My point (a pretty simple point I would have thought) is that we would need to take samples from many contemporaneous instruments to find out if there is in fact anything unusual about the "treatment" of Stradivari wood. Even if Cremonese violins as a group (as distinct from early 18th century Florentine or Venetian violins) could be shown to have a unique mineral signature, that would make me wake up. But for now I will continue snoozing ...

To go from "two/three samples from Stradivari wood show a consistently unique chemical signature" to "Stradivari was treating wood for acoustic reasons" seems to me to be a huge leap, and since we don't even have evidence for the former I don't see how we could even begin to speculate about the latter.

 

To have an unquestionably fair study, I feel that Bruce should sample and publish control groups of Saxon and Mirecourt fiddles to compare with his Cremonese.  He should have no problem finding examples to test.  :lol:

Oh, and I found an excellent quote to toss into this discussion.  "It is a capital mistake to theorize before one has data. Insensibly one begins to twist facts to suit theories, instead of theories to suit facts." -Sherlock Holmes :)

 

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3 hours ago, Violadamore said:

To have an unquestionably fair study, I feel that Bruce should sample and publish control groups of Saxon and Mirecourt fiddles to compare with his Cremonese.  He should have no problem finding examples to test.  :lol:

Small sample is not always too critical if the results are VERY specific. Like I had tone bars measurements off two Lloyd Loar F-5 mandolins ("Strad" of mandolins for those who don't know) and the heights were exactly same on both (to 10th of mm). It's hard to get them measured so from sample of 2 mandolins out of ~250 in existence you can guess answer to question whether hey were tap-tuned by removing material from the bars or built to numbers.... When I calculated (or beter said estimated) probability that 2 random examples will have same (to 1/10 mm) thicknesses of both tonebars (bass was diferent than treble bar)  I found it would be way below 2% with typical ranges of stifness and density in mind. Anf if I took smaller range (better selection process) I found out that  the probablillity maxes at 5% when the range is diminished to extremely consistent wood choice (which was clearly not their best effort as tops often had each half from different tree (and glued up with arbitary edges -inside or outside of tree together).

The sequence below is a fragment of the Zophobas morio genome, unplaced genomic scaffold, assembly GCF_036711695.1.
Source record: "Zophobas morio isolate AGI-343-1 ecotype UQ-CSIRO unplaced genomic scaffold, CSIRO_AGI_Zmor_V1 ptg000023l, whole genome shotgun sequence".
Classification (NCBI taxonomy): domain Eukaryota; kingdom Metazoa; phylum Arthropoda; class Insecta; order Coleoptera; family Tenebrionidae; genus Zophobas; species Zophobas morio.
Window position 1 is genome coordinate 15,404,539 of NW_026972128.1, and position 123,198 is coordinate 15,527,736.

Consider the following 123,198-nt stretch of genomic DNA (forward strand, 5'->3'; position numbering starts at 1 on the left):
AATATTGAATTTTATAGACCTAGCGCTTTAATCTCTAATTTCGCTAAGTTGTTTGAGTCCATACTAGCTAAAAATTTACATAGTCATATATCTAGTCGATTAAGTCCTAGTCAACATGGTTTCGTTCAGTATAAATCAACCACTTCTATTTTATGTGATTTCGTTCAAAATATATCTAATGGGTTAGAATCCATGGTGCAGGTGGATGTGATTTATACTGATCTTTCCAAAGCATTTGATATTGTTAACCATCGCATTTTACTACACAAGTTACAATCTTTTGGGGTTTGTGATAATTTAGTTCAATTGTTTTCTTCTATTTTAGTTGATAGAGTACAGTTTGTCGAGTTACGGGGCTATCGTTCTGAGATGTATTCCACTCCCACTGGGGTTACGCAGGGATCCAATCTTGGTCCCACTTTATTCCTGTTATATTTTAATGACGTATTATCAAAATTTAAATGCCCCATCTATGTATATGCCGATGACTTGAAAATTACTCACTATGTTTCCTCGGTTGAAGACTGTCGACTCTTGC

Comparison of other fiddles may be interesting only in case he founds similar traces in tem, If he doesn't it shows nothing at all as the minerals may be result of unintentional treatment of one certain wood supplier. Nothing Strad could control.

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4 hours ago, Violadamore said:

Thanks for clearing that up.  Some of us here figured you were filled with something else entirely:ph34r:;)

 

Really not the case. I'm fool of crap - no space left for "something else entirely", whatever that is.

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As Martin pointed out, the "Brancaccio" neck should be assumed fake as there is no verifiable evidence whatsoever to prove that it is from a Strad. The extraordinary claim that it is from a (conveniently) "lost" Strad requires extraordinary proof, and there is no proof of its origin. Since tens of thousands of grafted necks have been manufactured over the centuries, the chances that this particular neck came from a long lost Strad are infinity small.

The other actual source instruments are deliberately kept secret, so it is impossible to independently verify the provenance and history of the alleged instruments or even if the wood actually came from Cremonese instruments or if the wood samples were part of the original construction these instruments. 

Real science is based on verifiable facts that can be independently confirmed and/or tested. Tai's pseudoscience fails this test of genuine science from the very start. And it gets increasingly worse from there. Tai's analyses and conclusions are riddled with confirmation bias to support his extraordinary claims to have found some "secrets" of Stradivari. 

People who believe that Tai's "data" and conclusions do so only because they want to believe them, not because there is any credible science to support them. 

 

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From looking at the "metals" analyses, what I see is that the old samples varied wildly, not that they indicate any "lost" treatment. Indeed I would like to see the silica content too, as that signature could also match pozzolano in one sample and garnet in another. Both were used for sanding before commercial sandpapers came along.

So I agree with those who want more data before the null hypothesis can be discarded. That means similar analyses of nore instruments of similar age, from different regions.

Caveat: I am not a luthier nor a musician, my degrees are in chemistry and geology.

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On 29 septembre 2017 at 2:05 AM, Don Noon said:

I'm just being a stickler for word usage.  "Superior" implies an intrinsic, objective quality better than others, whereas it is really a preference... which can change depending on what sound is in vogue.  As Addie posted, other makers have been preferred at other times.  So, although I agree that currently the Cremonese sound is widely preferred, I disagree with the use of "superior".

For what it's worth: 

last saturday at Mondomusica, an orchestra of a dozen young talents was performing (one of them seemingly on a Gagliano 1773).

Acoustic conditions were not optimal for a concert (background noise, moquette, etc) but the music was enjoyable

At one point, someone started to play a Niccolo Amati 1665 violin in the J & A Beare booth behind us.